An introduction to Radical Gardening, in George McKay’s own words [from press pack]:
Where does this book come from? Over the years I have written extensively about alternative, radical and community cultures, including:
- researching pop, rock and jazz festivals,
- cultures of the peace movement,
- community music,
- and activist politics.
Most of these things appear in gardens in some form, with surprising regularity in fact.
Festivals. Festivals are themselves usually a particular use of the landscape in a rural setting, often selling the idea of the temporary pastoral idyll to an urban public (think of Woodstock in 1969, marketed as a retreat from New York). With the idealism of certain festivals—notably Glastonbury, the CND festival in the 1980s—the festival site becomes a version of ‘polemic landscape’, using the land, trees, fields, to try to evoke or symbolize a different way of thinking, even a different (green) politics.
Peace. I was also interested in looking at the way the peace movement used the special green space or symbol of the garden as part of its cultural protest—the ‘peace garden’ favoured as a statement of anti-nuclearism by socialist local authorities in the 1980s, for instance, but also, historically, going back to the white poppy of the Peace Pledge Union of the 1930s. I wanted quite simply to think about these in the context of challenging what seems to be our current orthodoxy of militarism—to do my little bit to reinsert into public discourse practices of dialogue and negotiation which don’t culminate in aggression, war, death.
Community. As a musician I’ve often written from that cultural perspective—I’ve described much of my work as ‘cultural studies with a soundtrack’—jazz, rock, pop, punk, rave, and so on. I worked as a community musician in the early 1980s—with hindsight I realize it was an early effort to combine culture, politics, education, areas I’ve stuck with since, really—and co-edited a book about community music a few years ago. So again, when I started thinking about community gardening, allotments, I had something to draw on: the way in which a social and cultural focus might help construct community, might help us redefine it.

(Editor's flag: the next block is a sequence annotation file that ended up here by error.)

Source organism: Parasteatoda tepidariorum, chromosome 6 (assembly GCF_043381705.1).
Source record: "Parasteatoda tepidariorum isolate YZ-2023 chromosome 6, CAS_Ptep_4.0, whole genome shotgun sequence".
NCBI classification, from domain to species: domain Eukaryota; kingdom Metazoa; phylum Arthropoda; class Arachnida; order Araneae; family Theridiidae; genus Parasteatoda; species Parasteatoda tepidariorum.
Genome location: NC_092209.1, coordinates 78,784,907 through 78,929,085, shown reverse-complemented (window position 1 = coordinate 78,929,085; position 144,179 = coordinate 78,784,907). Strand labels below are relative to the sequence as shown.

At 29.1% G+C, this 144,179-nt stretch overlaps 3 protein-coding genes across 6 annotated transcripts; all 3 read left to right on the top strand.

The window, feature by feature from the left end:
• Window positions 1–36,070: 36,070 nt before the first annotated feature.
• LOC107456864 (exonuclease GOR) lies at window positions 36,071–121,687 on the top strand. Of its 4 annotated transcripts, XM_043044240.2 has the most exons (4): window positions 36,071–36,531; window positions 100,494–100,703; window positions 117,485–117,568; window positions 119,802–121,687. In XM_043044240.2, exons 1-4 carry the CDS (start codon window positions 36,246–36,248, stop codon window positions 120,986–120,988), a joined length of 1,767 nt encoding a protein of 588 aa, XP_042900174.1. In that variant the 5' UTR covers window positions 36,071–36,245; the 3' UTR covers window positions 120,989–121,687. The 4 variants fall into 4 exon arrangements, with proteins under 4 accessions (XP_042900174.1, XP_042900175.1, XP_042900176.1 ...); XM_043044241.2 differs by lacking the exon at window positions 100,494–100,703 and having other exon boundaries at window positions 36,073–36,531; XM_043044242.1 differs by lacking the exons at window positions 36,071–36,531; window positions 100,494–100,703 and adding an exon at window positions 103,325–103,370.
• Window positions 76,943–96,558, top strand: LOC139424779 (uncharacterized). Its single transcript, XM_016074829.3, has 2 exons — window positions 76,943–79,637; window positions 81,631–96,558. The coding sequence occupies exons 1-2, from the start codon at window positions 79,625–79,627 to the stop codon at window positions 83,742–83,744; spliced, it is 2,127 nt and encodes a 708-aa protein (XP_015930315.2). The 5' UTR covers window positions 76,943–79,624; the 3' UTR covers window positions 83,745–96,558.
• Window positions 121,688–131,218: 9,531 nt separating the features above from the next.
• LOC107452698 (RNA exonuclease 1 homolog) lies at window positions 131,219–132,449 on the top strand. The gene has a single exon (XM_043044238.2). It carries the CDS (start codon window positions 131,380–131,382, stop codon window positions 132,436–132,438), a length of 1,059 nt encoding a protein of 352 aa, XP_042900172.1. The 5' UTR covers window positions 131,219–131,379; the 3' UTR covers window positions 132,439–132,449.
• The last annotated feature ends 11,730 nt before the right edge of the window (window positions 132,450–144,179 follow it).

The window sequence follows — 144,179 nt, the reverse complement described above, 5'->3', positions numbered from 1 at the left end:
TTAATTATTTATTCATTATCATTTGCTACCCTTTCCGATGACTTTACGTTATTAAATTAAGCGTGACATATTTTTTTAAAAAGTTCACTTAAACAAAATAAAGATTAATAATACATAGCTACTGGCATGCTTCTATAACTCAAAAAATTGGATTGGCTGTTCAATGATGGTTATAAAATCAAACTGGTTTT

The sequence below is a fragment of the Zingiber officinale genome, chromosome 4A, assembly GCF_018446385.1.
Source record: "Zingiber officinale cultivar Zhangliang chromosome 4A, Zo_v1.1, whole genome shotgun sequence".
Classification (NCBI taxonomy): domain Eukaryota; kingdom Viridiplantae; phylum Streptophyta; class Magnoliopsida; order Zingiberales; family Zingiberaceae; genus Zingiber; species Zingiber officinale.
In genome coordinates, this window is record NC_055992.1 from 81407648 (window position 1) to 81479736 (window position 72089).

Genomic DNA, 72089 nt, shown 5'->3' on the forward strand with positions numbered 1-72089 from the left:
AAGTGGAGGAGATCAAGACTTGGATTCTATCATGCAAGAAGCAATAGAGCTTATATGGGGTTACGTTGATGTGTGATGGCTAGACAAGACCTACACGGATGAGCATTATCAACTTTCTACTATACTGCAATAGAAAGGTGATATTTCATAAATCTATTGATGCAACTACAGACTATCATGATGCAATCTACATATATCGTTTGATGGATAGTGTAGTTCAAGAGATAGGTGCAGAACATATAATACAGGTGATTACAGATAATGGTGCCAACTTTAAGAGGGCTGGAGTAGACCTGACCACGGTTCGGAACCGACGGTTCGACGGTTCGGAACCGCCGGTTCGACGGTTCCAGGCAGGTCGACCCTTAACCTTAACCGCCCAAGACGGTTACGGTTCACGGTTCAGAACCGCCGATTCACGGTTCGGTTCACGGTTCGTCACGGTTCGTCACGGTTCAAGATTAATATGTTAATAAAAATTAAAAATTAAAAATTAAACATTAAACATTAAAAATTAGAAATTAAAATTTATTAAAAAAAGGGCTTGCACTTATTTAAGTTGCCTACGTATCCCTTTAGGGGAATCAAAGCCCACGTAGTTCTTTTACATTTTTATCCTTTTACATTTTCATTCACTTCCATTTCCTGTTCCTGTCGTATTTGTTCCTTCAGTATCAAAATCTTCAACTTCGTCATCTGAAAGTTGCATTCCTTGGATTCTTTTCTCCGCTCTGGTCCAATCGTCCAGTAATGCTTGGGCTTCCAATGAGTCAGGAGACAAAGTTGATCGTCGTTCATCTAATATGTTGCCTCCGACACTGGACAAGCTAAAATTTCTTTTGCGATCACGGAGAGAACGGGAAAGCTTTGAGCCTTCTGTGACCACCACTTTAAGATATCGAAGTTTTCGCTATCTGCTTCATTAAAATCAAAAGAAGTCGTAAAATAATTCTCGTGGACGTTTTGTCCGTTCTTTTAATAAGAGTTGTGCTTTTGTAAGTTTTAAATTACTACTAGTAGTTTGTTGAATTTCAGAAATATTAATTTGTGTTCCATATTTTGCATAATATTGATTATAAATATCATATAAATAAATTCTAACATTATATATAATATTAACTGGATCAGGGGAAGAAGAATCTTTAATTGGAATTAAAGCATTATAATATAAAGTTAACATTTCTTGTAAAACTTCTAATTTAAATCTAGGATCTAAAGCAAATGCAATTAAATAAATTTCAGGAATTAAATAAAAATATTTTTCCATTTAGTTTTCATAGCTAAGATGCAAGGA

Activist politics. A lot of my work has been about social movements—the way people form campaign groups, make political protest happen, how they use culture to symbolize the campaign and to change society. And gardens figure significantly here, from the simple fact of needing a public park for the political marchers to wind up at for their speeches and rally, to the invention of Speakers’ Corner as a privileged (and at the same time limited) space for free expression. On the other hand I also looks at the darker side, at the fetishisation of land in, for instance, Nazism, and at the sinister echoes of that in white racist or extreme nationalist movements since. Not every garden is a paradise.
And I really loved the idea of all these kinds of big questions—different ways of living, war and peace, community, politics and social change—being situated in the space of the garden or the practice of gardening in some way. I came up with this massively ungainly term to think about these sorts of things: ‘horti-countercultural politics’. Don’t worry, I only use it a couple of times though in the book. In fact, Radical Gardening is more a book about ideas (‘ideologies’ is the word we used to use) in gardens, really. I liked the surprise when I talked with people about the book I was writing: ‘What, in a garden?’
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